The effects of such measures are fiercely debated, with dueling experts and research papers.
In Michigan, the percentage of workers in unions has dropped to 14.5 percent from 16.6 percent before the changes. Yet in Indiana, the percentage of union members grew to 10.7 percent from 9.1 percent in 2012, a statistic some labor experts say shows how difficult it is to gauge the effects of such measures given other factors at play.
In Wisconsin, the percentage of workers in unions dropped to 11.7 percent in 2014 from 14.2 percent in 2010, before Mr. Walker took office.
Gov. Bruce Rauner of Illinois, a Republican, announced an executive order that bars state workers who opt out of unions from having to pay fees. Credit Seth Perlman/Associated Press Central to the new momentum behind the laws were sweeping Republican victories in state elections in 2010, when the party got full control — in the chambers and the governor’s office — of states that included Wisconsin, Michigan and Indiana. Republicans made more gains in 2014, now controlling 68 of the 98 chambers around the country and the most state legislative seats since 1920. But it was the victories in 2010 that set off a new flood of right-to-work legislation in the Midwest, which had rarely seen it.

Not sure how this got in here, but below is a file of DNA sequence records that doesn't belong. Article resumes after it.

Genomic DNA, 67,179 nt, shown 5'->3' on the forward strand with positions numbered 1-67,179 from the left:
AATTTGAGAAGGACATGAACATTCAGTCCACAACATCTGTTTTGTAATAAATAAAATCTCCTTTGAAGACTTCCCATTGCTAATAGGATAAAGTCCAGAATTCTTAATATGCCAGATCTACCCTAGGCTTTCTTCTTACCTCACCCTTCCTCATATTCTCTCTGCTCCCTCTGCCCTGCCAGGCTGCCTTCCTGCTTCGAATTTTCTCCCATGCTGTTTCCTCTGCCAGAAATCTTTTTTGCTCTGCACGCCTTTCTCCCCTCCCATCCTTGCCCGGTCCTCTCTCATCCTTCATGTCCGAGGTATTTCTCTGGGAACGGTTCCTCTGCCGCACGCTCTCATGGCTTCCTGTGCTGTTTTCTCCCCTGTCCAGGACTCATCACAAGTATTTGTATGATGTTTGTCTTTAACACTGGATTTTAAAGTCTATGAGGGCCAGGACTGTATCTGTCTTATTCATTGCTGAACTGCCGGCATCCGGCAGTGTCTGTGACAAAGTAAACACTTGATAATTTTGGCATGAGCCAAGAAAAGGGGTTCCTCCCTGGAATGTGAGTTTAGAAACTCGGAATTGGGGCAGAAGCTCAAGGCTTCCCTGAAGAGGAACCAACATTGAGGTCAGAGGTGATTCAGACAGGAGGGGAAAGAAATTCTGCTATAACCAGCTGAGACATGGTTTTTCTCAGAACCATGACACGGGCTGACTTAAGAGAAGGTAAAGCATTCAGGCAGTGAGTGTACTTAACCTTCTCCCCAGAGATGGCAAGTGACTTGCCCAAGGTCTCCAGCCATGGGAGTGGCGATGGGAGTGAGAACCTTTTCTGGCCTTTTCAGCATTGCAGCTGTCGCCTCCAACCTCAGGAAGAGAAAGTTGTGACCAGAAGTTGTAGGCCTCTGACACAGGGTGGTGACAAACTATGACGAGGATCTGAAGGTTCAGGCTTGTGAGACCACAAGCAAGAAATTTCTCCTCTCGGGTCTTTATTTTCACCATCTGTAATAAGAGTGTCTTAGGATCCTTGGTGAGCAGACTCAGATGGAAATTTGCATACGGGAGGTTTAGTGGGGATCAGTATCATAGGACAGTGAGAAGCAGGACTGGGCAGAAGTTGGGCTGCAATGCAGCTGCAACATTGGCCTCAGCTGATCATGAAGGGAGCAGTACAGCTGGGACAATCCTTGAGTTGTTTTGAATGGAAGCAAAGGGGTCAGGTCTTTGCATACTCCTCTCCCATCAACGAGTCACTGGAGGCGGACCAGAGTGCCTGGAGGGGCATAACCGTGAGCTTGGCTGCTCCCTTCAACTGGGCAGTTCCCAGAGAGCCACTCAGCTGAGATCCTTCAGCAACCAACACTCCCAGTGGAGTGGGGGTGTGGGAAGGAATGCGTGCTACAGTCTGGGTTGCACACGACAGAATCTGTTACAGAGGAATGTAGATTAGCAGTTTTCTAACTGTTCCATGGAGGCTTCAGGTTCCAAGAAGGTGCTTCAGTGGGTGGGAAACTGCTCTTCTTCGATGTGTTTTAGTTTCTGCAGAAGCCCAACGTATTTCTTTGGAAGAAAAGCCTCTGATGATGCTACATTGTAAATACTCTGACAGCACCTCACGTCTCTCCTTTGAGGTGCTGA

Soon after taking office, Mr. Walker pressed for a bill that cut collective bargaining for most public sector workers and removed requirements that they pay fees if they chose not to join unions that represented them. Republicans elsewhere followed suit, but not all of those measures flew through. Ohio, where Republicans had taken sole control of state government, passed a measure limiting collective bargaining, but it was rejected months later in a statewide ballot measure.